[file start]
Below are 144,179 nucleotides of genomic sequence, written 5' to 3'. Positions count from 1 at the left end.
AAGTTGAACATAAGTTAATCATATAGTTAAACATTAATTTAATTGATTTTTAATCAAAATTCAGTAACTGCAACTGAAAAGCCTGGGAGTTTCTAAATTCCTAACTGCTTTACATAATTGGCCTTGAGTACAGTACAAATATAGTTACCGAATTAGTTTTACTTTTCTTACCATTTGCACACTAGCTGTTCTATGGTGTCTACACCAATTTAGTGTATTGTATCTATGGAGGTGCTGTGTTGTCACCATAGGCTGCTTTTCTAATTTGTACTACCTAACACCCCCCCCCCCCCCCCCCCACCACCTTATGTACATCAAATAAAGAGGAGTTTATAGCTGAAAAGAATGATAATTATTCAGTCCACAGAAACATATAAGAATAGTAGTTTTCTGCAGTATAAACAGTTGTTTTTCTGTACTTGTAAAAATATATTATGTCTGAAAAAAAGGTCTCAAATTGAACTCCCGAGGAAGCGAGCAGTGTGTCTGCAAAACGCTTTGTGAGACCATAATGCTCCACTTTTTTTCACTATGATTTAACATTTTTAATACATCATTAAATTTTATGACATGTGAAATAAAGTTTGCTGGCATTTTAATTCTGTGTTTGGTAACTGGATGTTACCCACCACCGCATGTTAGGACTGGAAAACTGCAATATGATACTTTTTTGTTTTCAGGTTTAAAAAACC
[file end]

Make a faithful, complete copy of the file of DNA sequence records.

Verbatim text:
Below are 144,179 nucleotides of genomic sequence, written 5' to 3'. Positions count from 1 at the left end.
AAGTTGAACATAAGTTAATCATATAGTTAAACATTAATTTAATTGATTTTTAATCAAAATTCAGTAACTGCAACTGAAAAGCCTGGGAGTTTCTAAATTCCTAACTGCTTTACATAATTGGCCTTGAGTACAGTACAAATATAGTTACCGAATTAGTTTTACTTTTCTTACCATTTGCACACTAGCTGTTCTATGGTGTCTACACCAATTTAGTGTATTGTATCTATGGAGGTGCTGTGTTGTCACCATAGGCTGCTTTTCTAATTTGTACTACCTAACACCCCCCCCCCCCCCCCCCCACCACCTTATGTACATCAAATAAAGAGGAGTTTATAGCTGAAAAGAATGATAATTATTCAGTCCACAGAAACATATAAGAATAGTAGTTTTCTGCAGTATAAACAGTTGTTTTTCTGTACTTGTAAAAATATATTATGTCTGAAAAAAAGGTCTCAAATTGAACTCCCGAGGAAGCGAGCAGTGTGTCTGCAAAACGCTTTGTGAGACCATAATGCTCCACTTTTTTTCACTATGATTTAACATTTTTAATACATCATTAAATTTTATGACATGTGAAATAAAGTTTGCTGGCATTTTAATTCTGTGTTTGGTAACTGGATGTTACCCACCACCGCATGTTAGGACTGGAAAACTGCAATATGATACTTTTTTGTTTTCAGGTTTAAAAAACC